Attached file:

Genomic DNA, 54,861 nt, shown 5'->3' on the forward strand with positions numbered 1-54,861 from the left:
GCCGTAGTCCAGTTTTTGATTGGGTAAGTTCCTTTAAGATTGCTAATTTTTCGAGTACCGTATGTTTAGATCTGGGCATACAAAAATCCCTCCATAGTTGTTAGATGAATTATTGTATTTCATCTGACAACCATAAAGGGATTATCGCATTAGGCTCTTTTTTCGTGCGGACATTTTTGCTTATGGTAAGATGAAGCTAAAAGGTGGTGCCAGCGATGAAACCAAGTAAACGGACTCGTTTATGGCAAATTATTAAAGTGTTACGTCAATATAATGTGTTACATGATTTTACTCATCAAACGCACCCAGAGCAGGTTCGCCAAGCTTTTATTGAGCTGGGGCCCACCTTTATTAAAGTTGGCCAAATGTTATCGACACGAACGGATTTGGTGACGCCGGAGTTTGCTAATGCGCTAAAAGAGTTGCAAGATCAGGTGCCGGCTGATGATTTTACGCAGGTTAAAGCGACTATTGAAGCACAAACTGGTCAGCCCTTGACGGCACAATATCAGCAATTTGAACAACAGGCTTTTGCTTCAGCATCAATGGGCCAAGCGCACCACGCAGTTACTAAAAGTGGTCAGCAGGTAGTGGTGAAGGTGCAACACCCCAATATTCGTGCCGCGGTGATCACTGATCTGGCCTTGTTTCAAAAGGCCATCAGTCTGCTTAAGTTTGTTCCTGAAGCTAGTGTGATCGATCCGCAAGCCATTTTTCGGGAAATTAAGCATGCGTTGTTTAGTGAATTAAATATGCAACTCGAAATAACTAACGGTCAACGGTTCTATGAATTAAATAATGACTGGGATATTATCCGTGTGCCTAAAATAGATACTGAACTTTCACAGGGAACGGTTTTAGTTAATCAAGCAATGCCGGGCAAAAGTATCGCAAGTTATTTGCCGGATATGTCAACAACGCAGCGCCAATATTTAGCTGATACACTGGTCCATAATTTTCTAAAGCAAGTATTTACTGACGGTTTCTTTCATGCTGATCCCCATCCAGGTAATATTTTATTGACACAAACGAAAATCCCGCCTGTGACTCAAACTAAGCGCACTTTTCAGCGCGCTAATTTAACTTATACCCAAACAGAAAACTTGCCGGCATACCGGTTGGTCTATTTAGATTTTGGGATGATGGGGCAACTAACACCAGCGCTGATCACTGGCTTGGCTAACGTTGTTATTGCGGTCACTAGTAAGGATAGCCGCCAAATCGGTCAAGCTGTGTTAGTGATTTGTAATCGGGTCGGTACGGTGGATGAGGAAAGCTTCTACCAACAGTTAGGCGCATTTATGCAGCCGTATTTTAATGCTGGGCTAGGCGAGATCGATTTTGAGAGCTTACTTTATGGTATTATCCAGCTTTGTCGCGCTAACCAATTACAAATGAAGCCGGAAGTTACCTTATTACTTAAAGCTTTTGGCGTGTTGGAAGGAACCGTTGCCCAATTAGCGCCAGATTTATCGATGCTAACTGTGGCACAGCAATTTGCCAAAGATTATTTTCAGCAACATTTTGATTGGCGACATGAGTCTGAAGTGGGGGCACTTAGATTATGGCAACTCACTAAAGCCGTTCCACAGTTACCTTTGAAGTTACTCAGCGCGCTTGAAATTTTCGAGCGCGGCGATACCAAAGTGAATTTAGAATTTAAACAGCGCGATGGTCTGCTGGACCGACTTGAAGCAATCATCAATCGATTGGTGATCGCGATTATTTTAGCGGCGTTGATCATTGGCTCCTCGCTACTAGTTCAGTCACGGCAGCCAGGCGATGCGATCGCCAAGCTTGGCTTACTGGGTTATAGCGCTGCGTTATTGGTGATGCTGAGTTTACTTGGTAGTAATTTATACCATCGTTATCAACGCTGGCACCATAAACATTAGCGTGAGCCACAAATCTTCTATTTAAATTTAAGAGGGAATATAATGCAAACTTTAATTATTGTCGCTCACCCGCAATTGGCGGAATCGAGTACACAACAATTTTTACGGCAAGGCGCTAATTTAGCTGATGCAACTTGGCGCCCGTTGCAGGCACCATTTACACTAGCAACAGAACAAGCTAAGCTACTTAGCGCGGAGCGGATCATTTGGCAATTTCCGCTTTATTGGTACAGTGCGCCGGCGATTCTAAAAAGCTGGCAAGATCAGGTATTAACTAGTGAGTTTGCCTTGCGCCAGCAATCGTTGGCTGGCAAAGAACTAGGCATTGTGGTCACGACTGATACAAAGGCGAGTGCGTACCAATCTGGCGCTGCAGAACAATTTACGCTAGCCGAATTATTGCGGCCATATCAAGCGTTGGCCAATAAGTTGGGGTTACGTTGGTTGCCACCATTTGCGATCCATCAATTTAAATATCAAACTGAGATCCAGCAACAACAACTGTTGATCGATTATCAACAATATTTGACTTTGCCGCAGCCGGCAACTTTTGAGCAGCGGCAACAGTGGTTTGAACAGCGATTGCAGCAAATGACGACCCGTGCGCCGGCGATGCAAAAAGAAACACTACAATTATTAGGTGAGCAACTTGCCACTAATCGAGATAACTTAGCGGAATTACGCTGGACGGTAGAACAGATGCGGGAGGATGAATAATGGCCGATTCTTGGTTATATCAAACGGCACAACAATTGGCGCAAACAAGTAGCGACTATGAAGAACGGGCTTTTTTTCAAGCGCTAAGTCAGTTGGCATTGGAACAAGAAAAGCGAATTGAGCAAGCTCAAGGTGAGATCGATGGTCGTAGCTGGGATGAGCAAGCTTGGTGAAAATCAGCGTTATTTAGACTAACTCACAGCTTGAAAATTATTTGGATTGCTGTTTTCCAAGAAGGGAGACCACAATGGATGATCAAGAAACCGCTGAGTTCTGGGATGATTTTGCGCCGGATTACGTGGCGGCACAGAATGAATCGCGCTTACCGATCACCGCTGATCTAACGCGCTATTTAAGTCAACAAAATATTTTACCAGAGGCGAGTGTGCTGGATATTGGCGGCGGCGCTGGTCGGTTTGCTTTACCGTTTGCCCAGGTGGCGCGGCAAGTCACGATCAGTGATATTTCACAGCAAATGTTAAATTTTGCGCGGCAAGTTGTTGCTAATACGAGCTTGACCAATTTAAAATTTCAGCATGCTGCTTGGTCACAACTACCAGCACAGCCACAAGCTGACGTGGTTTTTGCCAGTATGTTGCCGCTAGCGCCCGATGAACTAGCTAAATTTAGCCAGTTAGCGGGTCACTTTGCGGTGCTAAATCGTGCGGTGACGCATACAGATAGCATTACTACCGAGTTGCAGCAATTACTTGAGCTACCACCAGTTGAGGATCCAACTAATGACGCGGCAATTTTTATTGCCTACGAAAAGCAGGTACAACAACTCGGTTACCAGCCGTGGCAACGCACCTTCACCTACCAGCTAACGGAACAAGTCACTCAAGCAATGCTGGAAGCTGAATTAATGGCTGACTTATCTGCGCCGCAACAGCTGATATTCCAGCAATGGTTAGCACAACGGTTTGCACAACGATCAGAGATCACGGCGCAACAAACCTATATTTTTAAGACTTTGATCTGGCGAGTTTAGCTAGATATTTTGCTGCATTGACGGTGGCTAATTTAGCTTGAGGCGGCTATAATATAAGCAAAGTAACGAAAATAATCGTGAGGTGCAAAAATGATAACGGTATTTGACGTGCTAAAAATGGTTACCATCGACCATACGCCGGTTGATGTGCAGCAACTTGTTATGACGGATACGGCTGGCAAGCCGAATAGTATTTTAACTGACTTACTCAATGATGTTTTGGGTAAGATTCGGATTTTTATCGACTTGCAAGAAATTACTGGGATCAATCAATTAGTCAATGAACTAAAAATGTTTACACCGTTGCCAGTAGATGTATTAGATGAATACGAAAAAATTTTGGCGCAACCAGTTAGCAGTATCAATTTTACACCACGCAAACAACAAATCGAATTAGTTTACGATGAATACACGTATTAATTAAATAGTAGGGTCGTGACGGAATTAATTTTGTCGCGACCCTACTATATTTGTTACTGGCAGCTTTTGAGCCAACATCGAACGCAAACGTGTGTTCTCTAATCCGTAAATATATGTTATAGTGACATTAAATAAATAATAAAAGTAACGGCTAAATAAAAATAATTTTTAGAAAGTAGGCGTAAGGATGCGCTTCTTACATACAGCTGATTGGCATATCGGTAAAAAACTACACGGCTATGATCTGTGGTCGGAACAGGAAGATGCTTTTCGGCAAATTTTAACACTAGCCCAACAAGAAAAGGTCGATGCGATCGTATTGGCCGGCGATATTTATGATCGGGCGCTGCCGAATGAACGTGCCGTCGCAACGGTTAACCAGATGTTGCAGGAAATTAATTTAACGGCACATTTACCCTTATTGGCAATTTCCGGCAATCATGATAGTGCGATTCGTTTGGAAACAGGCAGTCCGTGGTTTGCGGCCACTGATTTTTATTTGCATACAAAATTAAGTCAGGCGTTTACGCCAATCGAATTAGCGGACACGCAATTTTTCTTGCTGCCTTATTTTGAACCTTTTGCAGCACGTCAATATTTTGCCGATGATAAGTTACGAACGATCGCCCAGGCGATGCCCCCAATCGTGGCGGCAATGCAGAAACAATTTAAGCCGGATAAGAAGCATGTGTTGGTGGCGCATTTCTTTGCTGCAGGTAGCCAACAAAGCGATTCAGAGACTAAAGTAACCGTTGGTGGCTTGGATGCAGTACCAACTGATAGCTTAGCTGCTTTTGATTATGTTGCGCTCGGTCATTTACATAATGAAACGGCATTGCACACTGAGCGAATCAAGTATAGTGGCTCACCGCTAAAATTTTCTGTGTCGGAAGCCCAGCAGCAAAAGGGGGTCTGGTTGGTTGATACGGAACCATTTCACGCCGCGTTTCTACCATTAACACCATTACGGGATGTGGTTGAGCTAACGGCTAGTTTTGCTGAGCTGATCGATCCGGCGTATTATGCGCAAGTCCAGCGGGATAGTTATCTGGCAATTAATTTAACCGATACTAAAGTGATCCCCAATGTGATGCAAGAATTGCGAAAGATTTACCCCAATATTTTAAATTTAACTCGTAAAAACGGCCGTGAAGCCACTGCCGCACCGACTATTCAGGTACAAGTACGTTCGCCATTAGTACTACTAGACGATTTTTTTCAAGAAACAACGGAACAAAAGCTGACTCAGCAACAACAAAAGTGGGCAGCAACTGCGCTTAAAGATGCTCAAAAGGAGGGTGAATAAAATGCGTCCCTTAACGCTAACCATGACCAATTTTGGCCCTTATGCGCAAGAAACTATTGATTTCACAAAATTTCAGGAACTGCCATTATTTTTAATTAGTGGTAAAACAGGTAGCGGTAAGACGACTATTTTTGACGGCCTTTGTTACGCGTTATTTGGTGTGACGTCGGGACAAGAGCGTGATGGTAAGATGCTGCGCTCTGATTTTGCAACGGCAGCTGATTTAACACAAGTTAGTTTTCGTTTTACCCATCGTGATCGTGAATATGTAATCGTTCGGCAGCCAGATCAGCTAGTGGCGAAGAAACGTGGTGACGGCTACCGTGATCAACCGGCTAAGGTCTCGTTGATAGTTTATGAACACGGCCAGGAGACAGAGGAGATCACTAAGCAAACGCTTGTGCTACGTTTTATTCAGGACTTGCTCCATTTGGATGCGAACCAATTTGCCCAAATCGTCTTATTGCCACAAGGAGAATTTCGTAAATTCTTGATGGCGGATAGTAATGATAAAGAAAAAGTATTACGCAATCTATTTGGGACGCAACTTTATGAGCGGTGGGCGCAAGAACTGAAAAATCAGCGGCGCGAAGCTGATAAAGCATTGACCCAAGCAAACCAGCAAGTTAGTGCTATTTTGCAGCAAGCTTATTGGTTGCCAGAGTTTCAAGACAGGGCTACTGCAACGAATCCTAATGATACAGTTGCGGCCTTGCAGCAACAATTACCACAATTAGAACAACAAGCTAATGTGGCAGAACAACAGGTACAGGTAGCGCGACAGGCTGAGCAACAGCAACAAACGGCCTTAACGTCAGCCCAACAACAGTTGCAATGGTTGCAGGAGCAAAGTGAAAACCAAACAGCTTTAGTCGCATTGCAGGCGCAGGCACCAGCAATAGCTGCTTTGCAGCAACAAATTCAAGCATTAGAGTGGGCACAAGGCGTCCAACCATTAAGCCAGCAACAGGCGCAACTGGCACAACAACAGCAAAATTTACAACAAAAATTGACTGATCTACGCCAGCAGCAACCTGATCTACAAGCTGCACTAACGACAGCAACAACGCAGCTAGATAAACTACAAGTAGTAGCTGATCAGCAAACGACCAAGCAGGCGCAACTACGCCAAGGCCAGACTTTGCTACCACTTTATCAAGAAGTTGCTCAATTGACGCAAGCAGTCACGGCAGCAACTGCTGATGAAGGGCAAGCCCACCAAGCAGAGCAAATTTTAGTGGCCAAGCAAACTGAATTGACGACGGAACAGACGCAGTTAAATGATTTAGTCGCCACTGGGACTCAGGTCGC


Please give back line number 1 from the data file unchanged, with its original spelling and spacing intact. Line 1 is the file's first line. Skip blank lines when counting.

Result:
Genomic DNA, 54,861 nt, shown 5'->3' on the forward strand with positions numbered 1-54,861 from the left: